Report from this meeting (as a word document): JISC UKOLN Repository Deposit meeting (84KB, MIME type: application/msword)
Deposit API meeting Warwick
JISC Deposit API Working Group, Warwick Conference Centre, Coventry, 11-12th July 2006
US Interoperability Workshop
Augmenting interoperability across scholarly repositories, New York, April 20-21 2006  Informal report 5 May 2006 Rachel Heery
A meeting sponsored and supported by Microsoft, the Andrew W. Mellon Foundation, the Coalition for Networked Information, the Digital Library Federation, and JISC.
There were 30 plus attendees gathered at the Mellon Foundation in New York from a variety of backgrounds: repository software developers, content providers, digital library technical experts as well as representatives of funding organisations.
The meeting focused on facilitating richer cross- repository services and scholarly communication workflows across repositories.
There were a number of presentations on key aspects of functionality to enable inter-repository working. Prior to the meeting a ‘strawman’ proposal for enabling interoperability between repositories was put together by a group including Carl Lagoze, Andy Powell, Jeremy Frumkin and myself led by Herbert Van de Sompel.
Herbert introduced the strawman proposal by suggesting that there needs to abstract definitions of repository interfaces that can be instantiated on the basis of various technologies as time goes by.
- An appropriate data model to be supported across repositories
- Three core repository interfaces supported across repositories: Obtain, Harvest, Put
- A Surrogate format (a representation of the digital object compliant with the data model) supported across the repository interfaces
- Some shared infrastructure: a service registry, semantic ontologies, format registries,etc.
Carl Lagoze’s presentation on the interoperable data model proposed that full asset transfer between repositories is not always necessary, and can be undesirable because of IPR, file size etc. The proposed data model requires expression of lineage, identity and semantics of the digital object. A surrogate was defined as a serialized representation of a digital object according to the data model which could be
- Accessed via obtain and harvest
- Deposited via put
Herbert and Carl demonstrated a prototype that serialized the model using RDF/XML. They proposed that serializations in other formats would also be possible e.g.,MPEG DIDL, METs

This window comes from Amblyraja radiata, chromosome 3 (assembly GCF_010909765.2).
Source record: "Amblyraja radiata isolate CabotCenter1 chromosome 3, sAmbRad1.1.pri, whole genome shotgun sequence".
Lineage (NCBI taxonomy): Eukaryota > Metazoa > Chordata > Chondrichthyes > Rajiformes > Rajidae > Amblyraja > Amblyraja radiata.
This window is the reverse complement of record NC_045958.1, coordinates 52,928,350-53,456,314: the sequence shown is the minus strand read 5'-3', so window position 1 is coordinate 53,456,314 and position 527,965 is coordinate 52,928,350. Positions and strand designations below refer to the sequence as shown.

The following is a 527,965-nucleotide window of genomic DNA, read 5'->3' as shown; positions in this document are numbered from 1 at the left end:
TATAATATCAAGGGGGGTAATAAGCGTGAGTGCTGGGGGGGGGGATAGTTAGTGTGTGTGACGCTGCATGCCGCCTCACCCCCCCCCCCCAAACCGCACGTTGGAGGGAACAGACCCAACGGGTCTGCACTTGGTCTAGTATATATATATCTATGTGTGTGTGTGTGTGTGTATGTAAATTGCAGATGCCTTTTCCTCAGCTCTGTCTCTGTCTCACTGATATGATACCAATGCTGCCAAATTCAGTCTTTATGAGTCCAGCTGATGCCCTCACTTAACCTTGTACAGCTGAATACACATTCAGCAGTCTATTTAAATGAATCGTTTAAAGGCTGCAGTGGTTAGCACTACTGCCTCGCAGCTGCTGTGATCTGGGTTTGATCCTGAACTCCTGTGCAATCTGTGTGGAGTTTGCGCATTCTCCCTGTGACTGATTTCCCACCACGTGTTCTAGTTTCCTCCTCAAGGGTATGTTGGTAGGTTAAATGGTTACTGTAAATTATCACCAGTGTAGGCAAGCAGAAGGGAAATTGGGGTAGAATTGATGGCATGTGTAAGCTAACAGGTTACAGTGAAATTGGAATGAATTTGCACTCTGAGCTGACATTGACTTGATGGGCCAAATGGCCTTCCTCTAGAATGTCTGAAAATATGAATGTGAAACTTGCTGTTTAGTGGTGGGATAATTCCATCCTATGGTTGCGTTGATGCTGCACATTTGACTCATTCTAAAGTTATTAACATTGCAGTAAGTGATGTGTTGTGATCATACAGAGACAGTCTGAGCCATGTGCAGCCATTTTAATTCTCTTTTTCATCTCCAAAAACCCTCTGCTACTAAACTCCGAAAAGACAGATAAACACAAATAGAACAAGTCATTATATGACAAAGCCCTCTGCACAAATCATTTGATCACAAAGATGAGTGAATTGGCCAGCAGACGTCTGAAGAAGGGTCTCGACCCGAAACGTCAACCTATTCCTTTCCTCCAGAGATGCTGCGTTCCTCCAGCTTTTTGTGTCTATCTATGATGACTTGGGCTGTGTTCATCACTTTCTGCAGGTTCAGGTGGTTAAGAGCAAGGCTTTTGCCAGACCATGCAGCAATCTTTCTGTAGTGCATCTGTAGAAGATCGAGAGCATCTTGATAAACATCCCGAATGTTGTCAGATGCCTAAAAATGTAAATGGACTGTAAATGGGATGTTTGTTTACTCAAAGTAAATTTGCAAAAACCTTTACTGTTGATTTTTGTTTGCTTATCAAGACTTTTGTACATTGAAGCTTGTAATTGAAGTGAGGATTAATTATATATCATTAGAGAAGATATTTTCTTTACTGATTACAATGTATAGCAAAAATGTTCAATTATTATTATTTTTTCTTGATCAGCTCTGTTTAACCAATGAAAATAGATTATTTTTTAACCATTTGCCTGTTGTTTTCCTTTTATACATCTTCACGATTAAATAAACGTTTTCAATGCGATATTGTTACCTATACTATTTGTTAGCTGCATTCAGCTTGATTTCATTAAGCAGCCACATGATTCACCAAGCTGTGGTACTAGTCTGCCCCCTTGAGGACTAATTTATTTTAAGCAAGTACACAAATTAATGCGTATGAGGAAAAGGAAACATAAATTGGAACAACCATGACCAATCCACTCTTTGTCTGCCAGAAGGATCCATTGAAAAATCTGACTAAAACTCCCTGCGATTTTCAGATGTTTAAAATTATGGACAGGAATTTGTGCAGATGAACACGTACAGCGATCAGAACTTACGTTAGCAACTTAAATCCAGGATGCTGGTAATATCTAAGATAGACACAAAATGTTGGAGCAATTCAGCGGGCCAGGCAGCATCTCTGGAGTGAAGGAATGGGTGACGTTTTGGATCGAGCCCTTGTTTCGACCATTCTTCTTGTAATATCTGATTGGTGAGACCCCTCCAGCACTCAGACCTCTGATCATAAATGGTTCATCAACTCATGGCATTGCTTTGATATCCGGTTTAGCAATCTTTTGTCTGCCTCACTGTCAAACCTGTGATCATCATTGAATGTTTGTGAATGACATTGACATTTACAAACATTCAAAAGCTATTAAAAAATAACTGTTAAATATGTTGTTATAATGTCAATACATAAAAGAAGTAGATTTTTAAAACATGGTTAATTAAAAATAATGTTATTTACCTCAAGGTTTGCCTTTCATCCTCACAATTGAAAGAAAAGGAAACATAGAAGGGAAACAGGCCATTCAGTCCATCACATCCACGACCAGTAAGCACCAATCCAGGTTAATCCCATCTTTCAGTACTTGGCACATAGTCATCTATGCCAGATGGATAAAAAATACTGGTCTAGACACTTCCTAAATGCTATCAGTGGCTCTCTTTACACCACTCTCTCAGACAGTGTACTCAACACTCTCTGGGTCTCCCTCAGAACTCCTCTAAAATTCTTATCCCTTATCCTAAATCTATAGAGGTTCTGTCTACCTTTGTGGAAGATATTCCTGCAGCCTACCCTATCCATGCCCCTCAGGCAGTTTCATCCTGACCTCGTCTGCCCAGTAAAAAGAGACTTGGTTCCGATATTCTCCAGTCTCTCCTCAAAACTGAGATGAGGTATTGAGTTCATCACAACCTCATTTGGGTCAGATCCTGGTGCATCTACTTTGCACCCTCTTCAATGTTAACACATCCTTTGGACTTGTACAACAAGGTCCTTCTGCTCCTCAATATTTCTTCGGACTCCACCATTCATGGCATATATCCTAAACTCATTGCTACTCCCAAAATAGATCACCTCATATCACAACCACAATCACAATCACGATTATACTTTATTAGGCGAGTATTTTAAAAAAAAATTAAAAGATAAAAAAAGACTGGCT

Andy Powell went on to consider Harvest functionality, Herbert to consider Obtain functionality which enables richer services to be negotiated, and I talked about ‘put’ functionality. There was quite a bit of discussion round these presentations and the wrap up presentation was on the role of service registry to support inter-repository services.
Overall the ‘put’ function was seen as most problematic as an interoperable ‘core repository interoperability service’. The initial discussion was quite atagonistic to the term ‘put’ and eventually after thinking about ‘submit for ingest’, either ‘deposit’ or ‘queue for deposit’ were preferred.
There was some discussion around the lack of homogeneity in the various deposit scenarios that I presented (deposit to repository from desktop application, deposit to repository from experimental equipment, deposit from one repository to another). Also it was agreed that repository ingest will vary greatly across different data types, and depending on different workflows.
There was discussion on how deposit would connect with repository policy and authentication.
- relation between ‘put’ and ingest (where is the boundary?)
- what is the workflow as regards expression of data object as ‘surrogate’? is that expression responsibility of depositing application or repository?
There was a move to exclude ‘deposit’ from further work that might come out of the workshop but this was resisted by myself and others as we considered it vital to work towards making deposit easier in order to populate repositories.
Further discussion went on to consider whether ‘search’ and ‘publish/subscribe’ should be included as core functionality
The meeting ended with a consideration of next steps. Tony Hey, Microsoft, indicated he was keen to take forward some experimentation of interoperability in various eScience areas, possibly across international boundaries: chemistry, environmental data and space/astronomy data were mentioned. Herbert proposed initial work on specifications to capture consensus on a preferred approach.
Notes of the meeting are to go to the sponsors before being circulated.
Herbert Van de Sompel: Context, Motivating Examples, and Introduction to Other Presentations
Carl Lagoze: Interoperable Data Model
Herbert Van de Sompel: Journal Overlay Demonstration (QuickTime Movie)
Andy Powell: Harvest Functionality
Herbert Van de Sompel: Obtain Functionality
Rachel Heery: Put Functionality
Jeremy Frumkin: Infrastructure and Applications
Also of interest is a Panel submission to JCDL:
Open Repositories 2007
Rachel Heery, Julie Allinson, Jim Downing, Christopher Gutteridge and Martin Morrey, Repository Deposit Service Description Presented by Julie Allinson at Open Repositories 2007, 23-26 January 2007, San Antonio, Texas. (MIME type: application/pdf)
- also available on Slideshare